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Friday, September 24, 1999 Published at 18:04 GMT 19:04 UK


Scientist fights Mars setback

The first part of Mars Climate Orbiter's journey was successful

Oxford University scientist Professor Fred Taylor has said he is "very, very, disappointed" by the failure of Nasa's latest Mars probe, the Mars Climate Orbiter.

The craft, which vanished as it manoeuvred into orbit around the planet, had on board a weather-monitoring satellite painstakingly built by the Professor of Atmospheric Physics.

[ image: Mars Climate Orbiter: Lost in space]
Mars Climate Orbiter: Lost in space
"It's taking a while to sink in," Prof Taylor told BBC News Online, "but it is very, very disappointing.

"I've spent 10 years working on the project and I was very excited about it."

Prof Taylor had been hoping that the satellite would answer the mystery of the origins of water vapour around Mars.

This in turn could determine the potential for life on the Red Planet, and also provide information about potential climate change on earth.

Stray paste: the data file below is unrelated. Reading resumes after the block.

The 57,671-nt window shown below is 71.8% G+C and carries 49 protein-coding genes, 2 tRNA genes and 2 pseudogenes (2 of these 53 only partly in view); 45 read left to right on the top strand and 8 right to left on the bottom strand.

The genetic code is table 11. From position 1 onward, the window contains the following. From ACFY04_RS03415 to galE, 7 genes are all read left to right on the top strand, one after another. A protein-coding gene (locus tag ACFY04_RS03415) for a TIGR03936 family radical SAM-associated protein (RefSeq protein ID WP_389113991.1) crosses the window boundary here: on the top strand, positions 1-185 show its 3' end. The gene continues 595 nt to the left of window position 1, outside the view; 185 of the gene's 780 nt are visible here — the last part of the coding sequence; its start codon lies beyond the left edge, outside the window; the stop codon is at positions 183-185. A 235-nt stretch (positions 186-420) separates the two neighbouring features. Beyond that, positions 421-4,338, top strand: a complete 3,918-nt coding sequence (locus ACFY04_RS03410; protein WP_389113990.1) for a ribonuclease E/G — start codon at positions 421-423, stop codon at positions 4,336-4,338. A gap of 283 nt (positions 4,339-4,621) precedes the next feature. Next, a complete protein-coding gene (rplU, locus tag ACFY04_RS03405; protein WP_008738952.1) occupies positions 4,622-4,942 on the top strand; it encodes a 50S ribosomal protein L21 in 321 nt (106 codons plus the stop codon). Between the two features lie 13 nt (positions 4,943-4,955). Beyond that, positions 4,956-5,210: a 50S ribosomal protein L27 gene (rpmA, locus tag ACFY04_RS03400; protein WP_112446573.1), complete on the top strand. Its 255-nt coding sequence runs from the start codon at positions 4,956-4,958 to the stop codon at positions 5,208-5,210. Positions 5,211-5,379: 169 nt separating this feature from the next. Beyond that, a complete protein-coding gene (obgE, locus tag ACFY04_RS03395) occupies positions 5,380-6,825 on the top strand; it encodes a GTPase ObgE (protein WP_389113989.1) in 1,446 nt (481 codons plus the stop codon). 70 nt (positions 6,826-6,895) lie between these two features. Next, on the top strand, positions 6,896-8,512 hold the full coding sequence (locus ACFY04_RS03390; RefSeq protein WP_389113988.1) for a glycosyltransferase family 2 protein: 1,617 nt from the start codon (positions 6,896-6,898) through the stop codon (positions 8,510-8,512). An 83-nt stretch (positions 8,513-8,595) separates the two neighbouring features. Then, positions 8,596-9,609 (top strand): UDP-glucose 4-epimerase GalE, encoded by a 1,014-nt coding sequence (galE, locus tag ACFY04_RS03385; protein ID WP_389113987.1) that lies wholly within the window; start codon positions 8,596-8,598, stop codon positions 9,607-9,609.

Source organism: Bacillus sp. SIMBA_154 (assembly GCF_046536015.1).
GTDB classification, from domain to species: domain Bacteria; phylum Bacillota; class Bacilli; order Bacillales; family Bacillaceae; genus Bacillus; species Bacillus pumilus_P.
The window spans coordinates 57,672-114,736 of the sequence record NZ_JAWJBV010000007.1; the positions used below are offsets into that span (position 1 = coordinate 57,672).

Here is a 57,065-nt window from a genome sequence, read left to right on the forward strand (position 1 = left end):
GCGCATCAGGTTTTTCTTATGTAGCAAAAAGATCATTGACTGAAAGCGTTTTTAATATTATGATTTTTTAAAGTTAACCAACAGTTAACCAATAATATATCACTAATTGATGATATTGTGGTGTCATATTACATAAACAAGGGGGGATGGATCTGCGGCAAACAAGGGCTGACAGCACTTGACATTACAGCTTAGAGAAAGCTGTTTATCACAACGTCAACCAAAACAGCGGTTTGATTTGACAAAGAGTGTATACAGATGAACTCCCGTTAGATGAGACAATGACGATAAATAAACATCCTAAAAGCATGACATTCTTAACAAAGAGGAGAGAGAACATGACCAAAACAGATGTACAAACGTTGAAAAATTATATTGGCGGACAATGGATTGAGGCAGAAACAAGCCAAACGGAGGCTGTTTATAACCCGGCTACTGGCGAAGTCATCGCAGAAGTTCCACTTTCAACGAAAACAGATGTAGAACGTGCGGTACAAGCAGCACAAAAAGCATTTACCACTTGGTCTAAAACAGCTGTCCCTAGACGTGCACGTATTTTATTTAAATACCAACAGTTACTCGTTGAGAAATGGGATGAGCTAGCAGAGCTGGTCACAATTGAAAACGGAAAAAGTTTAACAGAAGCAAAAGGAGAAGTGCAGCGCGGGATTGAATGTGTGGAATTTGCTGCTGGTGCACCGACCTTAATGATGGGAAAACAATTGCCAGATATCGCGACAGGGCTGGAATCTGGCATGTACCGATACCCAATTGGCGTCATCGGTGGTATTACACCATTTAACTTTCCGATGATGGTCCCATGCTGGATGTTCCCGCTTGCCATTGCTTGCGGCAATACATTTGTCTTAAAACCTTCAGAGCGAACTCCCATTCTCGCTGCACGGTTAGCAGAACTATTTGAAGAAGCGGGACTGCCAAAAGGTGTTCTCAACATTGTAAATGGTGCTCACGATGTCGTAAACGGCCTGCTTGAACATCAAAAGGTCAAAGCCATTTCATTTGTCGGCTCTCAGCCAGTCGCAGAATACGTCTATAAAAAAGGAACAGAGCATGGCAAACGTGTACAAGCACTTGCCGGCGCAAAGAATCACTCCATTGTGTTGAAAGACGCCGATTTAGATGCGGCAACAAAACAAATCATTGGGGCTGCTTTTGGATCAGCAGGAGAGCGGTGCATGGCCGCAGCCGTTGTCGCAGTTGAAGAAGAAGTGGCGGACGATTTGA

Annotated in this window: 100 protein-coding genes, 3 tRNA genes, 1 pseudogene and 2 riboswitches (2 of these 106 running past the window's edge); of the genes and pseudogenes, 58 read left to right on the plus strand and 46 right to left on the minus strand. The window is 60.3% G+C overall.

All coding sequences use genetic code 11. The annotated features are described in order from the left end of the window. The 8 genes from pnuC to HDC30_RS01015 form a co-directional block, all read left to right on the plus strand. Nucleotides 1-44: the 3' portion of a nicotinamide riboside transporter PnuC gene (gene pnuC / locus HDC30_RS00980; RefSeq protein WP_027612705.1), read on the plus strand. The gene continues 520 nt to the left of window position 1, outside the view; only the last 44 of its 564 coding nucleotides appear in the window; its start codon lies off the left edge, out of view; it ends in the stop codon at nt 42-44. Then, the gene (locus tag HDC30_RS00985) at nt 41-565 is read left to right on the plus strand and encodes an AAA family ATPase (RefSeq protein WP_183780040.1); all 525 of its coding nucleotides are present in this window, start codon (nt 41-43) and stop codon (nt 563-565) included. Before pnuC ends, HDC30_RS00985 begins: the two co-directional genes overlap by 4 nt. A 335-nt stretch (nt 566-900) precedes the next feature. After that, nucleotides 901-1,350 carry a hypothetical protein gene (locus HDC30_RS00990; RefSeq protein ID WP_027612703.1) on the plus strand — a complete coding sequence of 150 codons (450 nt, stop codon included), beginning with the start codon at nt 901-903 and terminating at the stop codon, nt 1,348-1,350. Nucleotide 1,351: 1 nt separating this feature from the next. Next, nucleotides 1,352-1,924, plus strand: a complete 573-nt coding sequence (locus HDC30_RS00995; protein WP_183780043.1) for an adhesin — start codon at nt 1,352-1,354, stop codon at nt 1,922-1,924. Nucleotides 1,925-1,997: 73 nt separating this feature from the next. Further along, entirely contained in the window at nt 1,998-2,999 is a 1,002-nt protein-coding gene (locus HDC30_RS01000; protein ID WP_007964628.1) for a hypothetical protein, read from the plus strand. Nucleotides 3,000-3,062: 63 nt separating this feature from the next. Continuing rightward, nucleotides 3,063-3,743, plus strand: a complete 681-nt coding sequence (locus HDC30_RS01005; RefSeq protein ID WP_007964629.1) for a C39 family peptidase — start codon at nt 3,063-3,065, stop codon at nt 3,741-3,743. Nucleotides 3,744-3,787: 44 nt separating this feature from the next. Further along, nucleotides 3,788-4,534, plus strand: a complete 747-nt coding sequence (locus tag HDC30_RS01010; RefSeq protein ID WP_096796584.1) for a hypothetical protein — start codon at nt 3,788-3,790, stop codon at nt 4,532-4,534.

Error 'incredible'

Prof Taylor had been away from Oxford University when the news of the failure came in, but he was told about it via e-mail.

He said his initial reaction was that the news was "puzzling".

[ image: MCO: 10 years of work]
MCO: 10 years of work
He was bemused by Nasa findings that human error appeared to be to blame.

"There appears to be no evidence of mechanical failure," he said. "But it's incredible that Nasa would have made such an error."

Prof Taylor explained that one of the reasons for his bitter disappointment is that it is the second time it has happened to him.

An earlier spacecraft with his equipment on board, Mars Observer, was lost on the way to the planet in 1993.

"You always know it's a high-risk business," Prof Taylor said. "But I was expecting it to be successful this time."

Third time lucky?

Prof Taylor remains optimistic of eventually conducting his Martian experiments, however.

"It will hopefully still happen," he said. Mars remains enormously important to science at the moment.

The professor said Nasa was making "optimistic noises" about sending up a new orbiter within six months. "It's urgent science," he added.

For now, though, he will get over the disappointment by throwing himself into the new term at Oxford University.

"There's always work to do," he said.

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